HOGAN: I was duty-bound to protect those under my command; Petty Officer Rocha [and] several others. I have a lot of regret for not having spoken up at the time and intervening...
As for Joseph Christopher Rocha, the Veterans Administration diagnosed him with Post Traumatic Stress Disorder. When he heard there would not be a court martial, he took it hard.
ROCHA: It took a lot of courage to testify against Toussaint… And then … to be told that there was no need and there would be no trial…
Rocha says he was devastated. He still can’t quite describe the feeling.
ROCHA: That kind of loss of gravity, of saying, what just happened? That stuck with me…
Shortly after hearing that news, Rocha made the hardest decision of his life. He ended his military career—out of fear that he’d face more abuse at a future deployment, and because he’d come out as gay. Rocha’s official statement read:
ROCHA (reading): I am homosexual. I am proud of my service and had hoped that I'd be able to serve the navy and country for my entire career. However…I must be honest with myself, courageous in my beliefs and committed to my course of action.
(On the basis of that statement) Rocha was officially discharged by the U.S. Navy.
Toussaint’s second in command while he was in Bahrain was Petty Officer Jennifer Valdivia. Shortly after being told she’d be removed from her position in the kennel because of the hazing investigation, she took her own life.
As for Toussaint, Youth Radio tried repeatedly to reach him by phone, through e-mail and via social networking sites. His command confirms they forwarded our questions to him. We wanted to know his side of the story. He has not responded. Michael Toussaint is now Senior Chief with what’s regarded as the most prestigious dog unit in the Navy, the Naval Special Warfare Development Group, based in Dam Neck, Virginia.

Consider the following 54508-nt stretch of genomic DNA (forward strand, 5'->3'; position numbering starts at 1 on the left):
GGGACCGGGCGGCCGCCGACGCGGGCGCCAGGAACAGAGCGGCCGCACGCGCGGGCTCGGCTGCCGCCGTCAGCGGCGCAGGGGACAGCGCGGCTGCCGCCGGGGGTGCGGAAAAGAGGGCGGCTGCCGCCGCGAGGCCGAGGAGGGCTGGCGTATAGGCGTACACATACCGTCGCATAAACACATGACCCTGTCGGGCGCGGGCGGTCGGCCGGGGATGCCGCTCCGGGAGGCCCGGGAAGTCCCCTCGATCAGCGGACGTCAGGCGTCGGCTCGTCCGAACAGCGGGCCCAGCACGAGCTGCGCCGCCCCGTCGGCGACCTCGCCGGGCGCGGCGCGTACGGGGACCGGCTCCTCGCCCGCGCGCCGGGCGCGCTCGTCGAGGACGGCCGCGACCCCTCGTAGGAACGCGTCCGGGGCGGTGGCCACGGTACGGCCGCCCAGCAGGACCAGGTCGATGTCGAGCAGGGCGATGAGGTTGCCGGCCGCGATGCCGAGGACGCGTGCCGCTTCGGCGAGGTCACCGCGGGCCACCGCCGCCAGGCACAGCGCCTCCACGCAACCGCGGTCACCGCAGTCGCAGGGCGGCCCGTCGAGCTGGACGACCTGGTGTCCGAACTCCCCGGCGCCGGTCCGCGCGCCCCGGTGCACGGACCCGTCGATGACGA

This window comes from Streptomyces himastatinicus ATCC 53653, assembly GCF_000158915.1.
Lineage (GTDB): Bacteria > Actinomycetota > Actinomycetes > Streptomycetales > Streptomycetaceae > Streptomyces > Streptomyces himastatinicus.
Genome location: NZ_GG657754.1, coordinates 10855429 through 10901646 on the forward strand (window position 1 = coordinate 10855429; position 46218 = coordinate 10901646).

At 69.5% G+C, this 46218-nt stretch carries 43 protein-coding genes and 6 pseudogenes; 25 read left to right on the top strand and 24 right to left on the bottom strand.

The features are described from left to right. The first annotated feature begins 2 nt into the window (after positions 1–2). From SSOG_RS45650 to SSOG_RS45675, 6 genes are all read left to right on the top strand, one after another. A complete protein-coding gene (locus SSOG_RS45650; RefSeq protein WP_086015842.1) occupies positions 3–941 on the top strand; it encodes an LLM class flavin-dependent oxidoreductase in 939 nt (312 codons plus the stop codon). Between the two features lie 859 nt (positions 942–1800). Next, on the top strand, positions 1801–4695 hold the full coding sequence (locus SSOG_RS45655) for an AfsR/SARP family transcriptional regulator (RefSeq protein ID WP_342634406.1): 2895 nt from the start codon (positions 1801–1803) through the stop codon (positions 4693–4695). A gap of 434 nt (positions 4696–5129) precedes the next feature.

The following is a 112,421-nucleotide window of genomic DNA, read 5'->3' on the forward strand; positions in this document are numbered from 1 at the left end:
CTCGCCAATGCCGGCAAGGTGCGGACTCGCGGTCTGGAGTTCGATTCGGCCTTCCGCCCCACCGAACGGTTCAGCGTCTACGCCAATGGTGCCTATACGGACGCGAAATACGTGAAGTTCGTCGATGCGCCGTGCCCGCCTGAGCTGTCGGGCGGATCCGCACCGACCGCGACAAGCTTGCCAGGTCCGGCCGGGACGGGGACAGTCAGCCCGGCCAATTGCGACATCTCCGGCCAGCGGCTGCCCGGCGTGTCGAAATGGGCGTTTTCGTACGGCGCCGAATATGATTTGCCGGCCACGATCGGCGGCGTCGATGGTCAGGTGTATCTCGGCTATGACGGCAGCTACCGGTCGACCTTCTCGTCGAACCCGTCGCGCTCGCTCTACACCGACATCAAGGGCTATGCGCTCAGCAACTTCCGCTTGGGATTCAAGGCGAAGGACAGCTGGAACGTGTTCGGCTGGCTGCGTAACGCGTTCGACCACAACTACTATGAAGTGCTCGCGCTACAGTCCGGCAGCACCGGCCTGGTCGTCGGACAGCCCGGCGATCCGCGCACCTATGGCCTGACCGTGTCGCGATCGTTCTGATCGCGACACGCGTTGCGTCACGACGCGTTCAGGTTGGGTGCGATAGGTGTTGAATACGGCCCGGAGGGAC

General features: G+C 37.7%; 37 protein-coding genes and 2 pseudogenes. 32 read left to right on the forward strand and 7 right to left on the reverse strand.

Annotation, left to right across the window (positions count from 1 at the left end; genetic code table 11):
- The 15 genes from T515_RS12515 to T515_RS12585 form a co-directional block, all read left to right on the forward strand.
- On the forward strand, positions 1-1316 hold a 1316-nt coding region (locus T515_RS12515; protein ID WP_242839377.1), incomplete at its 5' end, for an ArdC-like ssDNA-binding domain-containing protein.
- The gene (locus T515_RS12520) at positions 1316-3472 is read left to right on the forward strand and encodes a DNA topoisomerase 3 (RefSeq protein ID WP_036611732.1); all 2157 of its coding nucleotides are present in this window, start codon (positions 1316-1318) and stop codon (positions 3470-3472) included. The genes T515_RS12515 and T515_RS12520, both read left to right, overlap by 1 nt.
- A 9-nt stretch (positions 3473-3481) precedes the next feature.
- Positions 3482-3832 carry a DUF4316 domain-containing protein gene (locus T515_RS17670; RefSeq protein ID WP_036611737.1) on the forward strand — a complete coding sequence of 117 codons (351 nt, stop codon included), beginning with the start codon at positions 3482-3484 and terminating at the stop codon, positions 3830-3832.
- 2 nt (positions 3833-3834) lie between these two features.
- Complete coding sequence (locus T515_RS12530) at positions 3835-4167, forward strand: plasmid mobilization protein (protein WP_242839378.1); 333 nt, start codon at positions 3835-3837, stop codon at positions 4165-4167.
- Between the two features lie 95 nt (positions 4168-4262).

But this may not be the end of the story.
Since Youth Radio began reporting the story, Rear Admiral David Mercer has ordered a review of the outcomes of the investigation at the Bahrain Kennel. He’s in charge of naval installations in Europe, Africa and Southwest Asia.
A Navy spokesman issued this statement:
“The incidents that occurred within the Military Working Dog Division at Naval Support Activity Bahrain do not reflect who we are as a navy. They are considered an anomaly based on sailors who were inproperly led.”
And yesterday, we learned yet another higher level review of the investigation has been ordered, this time by the Chief of Naval Operations, the Navy’s highest ranking officer and member of the Joint Chiefs of Staff. The deadline for that report is October sixth.
This story aired on National Public Radio's All Things Considered.